I’m not sure when David invented DHTs, but I think it was during the time we lived part time in my hometown, Fort Myers, to help care for my mother during the final years of her life. For David and me, who own and operate a small business that requires frequent travel, commuting to and […]

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There is an extra tension in a marriage when one also works with one’s spouse as we have for 30+ years.  It is a 24/7/365 lifestyle unless one of us is traveling for business, and that is often a together activity for us.  Inevitably, there will be tensions and stresses that become personal even if […]

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Effort Justification

Social psychology is amazing (at least, in my opinion!) in its ability to explain things that would otherwise be hard to understand. Take the topic of effort justification as one example. Cognitive dissonance theory postulates that people do not like to have two attitudes or beliefs that conflict with one another. Cognitive dissonance leads to […]

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I suppose the question is, does working harder than necessary, overcoming obstacles, or paying more, make something better?  Does a meal taste better if you have to wait for a table?  Does scarcity make something more desirable?  Does engaging in a bidding war for something on eBay make one want the item more?  Does going […]

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Is your consultant a criminal?

This is a strange topic: Is your consultant a criminal? In this context, it is related to your trial consultant. When one hires a new employee, most often, a variety of background checks are conducted. A lawyer’s criminal history is policed by Bar associations; similarly, other licensed professions are vetted. But, what about professions not […]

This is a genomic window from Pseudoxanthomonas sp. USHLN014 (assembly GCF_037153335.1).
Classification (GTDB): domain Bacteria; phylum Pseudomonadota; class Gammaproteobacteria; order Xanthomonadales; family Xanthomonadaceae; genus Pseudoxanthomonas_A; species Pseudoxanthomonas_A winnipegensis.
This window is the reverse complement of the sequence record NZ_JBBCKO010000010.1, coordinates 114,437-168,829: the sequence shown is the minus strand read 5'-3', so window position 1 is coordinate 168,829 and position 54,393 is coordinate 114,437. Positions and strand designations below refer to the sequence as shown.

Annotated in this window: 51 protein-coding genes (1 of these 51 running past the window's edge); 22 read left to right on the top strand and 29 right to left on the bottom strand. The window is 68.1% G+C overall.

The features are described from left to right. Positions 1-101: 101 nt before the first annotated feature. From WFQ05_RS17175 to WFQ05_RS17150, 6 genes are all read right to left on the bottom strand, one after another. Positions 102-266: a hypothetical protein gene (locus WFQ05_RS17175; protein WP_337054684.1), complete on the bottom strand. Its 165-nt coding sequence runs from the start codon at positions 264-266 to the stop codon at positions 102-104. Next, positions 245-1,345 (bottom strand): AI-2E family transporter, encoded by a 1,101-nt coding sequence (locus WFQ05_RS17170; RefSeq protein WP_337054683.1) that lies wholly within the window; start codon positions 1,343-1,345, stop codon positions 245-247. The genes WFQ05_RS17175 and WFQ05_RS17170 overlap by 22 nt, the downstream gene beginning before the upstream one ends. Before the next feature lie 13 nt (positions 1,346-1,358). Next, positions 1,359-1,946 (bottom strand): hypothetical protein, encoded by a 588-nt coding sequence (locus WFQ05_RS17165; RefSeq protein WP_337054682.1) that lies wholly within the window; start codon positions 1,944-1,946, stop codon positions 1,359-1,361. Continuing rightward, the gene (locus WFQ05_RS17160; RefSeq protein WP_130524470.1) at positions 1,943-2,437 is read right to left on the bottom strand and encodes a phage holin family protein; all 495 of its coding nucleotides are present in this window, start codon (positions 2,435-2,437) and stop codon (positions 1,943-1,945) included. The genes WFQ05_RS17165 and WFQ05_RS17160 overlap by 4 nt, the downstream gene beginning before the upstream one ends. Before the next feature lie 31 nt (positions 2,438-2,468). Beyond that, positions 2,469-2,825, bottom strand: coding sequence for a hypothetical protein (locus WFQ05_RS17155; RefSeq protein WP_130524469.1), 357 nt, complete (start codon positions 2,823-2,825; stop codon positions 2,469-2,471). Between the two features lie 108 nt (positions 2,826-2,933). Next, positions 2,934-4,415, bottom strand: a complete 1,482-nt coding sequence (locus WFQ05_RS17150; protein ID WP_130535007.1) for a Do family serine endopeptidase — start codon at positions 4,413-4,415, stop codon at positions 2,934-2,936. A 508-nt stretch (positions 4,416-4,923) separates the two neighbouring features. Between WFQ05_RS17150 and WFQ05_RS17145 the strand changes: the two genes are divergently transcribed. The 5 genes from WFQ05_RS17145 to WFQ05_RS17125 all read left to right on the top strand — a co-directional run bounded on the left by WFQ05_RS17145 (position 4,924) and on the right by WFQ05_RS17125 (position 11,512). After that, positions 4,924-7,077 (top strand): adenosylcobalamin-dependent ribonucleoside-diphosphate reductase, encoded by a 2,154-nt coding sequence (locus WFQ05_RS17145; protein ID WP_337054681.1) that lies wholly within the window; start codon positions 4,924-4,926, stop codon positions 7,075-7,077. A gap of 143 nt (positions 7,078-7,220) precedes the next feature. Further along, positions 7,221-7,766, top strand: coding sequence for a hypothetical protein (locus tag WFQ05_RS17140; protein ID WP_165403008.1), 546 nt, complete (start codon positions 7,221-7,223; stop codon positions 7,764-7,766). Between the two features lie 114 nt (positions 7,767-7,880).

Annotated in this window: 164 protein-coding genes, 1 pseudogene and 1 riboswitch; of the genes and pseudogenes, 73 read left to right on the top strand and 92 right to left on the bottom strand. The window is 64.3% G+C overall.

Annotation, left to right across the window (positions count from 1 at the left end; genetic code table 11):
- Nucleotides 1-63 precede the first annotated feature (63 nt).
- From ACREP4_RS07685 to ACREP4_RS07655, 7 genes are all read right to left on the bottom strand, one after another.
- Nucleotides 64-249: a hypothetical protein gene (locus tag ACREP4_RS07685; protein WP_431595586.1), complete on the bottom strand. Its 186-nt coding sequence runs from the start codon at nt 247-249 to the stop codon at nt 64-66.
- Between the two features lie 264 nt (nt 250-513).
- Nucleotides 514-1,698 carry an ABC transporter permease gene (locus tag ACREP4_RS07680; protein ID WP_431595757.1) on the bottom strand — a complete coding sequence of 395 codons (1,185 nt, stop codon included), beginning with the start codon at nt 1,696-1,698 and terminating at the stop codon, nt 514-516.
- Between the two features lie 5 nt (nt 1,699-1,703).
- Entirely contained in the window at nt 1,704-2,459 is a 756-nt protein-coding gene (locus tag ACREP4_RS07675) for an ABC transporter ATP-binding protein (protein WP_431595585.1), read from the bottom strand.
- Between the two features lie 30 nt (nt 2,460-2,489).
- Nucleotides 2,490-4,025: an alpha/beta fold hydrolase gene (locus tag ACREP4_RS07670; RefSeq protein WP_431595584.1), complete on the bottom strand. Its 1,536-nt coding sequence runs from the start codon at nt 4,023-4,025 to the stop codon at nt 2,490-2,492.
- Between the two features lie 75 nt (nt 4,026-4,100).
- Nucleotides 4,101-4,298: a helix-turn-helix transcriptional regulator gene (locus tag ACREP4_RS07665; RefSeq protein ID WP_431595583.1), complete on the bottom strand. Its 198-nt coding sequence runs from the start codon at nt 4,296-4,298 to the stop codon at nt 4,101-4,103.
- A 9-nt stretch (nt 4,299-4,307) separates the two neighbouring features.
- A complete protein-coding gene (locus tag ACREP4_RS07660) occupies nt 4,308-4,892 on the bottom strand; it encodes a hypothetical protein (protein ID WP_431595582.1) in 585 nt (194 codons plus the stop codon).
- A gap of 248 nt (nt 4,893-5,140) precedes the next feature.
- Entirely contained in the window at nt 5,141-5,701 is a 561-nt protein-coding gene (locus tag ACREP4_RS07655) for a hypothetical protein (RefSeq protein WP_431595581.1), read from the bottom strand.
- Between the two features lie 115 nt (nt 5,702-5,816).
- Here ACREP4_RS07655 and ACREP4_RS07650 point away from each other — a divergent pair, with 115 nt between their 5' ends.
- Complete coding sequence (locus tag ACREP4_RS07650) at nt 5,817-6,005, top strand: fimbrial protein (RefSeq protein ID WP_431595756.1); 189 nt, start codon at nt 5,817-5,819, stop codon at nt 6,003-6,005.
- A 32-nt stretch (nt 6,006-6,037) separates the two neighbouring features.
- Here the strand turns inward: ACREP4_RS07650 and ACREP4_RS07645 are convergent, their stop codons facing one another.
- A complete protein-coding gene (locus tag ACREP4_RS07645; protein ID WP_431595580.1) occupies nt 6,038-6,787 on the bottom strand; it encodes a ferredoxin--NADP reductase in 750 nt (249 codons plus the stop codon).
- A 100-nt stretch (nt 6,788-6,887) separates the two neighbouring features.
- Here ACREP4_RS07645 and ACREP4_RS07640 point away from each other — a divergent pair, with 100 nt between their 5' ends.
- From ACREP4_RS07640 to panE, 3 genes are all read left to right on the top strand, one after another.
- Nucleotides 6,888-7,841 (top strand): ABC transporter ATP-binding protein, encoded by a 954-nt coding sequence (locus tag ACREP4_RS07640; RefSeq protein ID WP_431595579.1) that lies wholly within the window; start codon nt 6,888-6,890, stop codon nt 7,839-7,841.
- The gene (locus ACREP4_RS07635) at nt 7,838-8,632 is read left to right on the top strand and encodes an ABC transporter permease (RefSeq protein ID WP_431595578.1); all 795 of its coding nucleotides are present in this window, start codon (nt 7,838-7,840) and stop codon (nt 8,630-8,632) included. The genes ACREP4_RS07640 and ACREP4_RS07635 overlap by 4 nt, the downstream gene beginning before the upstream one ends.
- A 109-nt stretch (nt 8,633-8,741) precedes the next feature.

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In the decades Magnus has been in business, we have found out many things about our employees, vendors, and prospective employees that, absent our checking into them, would have remained hidden.  Often, these secrets were nothing serious, for example, the office administrator we hired, even though we knew she had been arrested for D.U.I.  Then, […]

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Work Life Balance

The term “Work Life Balance” seems to have existed for a long time. In writing this post, I did a bit of quick research and found the concept was not well defined until the last 20 years. Researchers have identified 3 key balance components: time, involvement and satisfaction. When work or life (family) demands are […]

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Due to the lasting impact of COVID-19 on our nation’s workplaces, the issue of work/life balance has taken on a new urgency.  Although many corporations are requiring their employees to return to the office full time, and some workplaces, such as hospitals, never allowed remote working, other employers are struggling for ways to keep their […]

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The Major League

My family is a baseball family. My dad, the late Park T. Pigott, Sr. played baseball, coached baseball, and generally speaking, lived much of his life for baseball. I am not usually fond of sports analogies, however, recent experiences with clients of Magnus Research Consultants have reminded me of baseball. Almost all of Magnus’ clients […]

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This minor leaguer experience was one of the strangest situations we have had in years.  We had been, to keep up with the baseball analogy, “scouted” by the end client (that is the entity/person paying our bill).  Our ability to work with the lawyer was limited until that scouting was completed.  Admittedly, this process was […]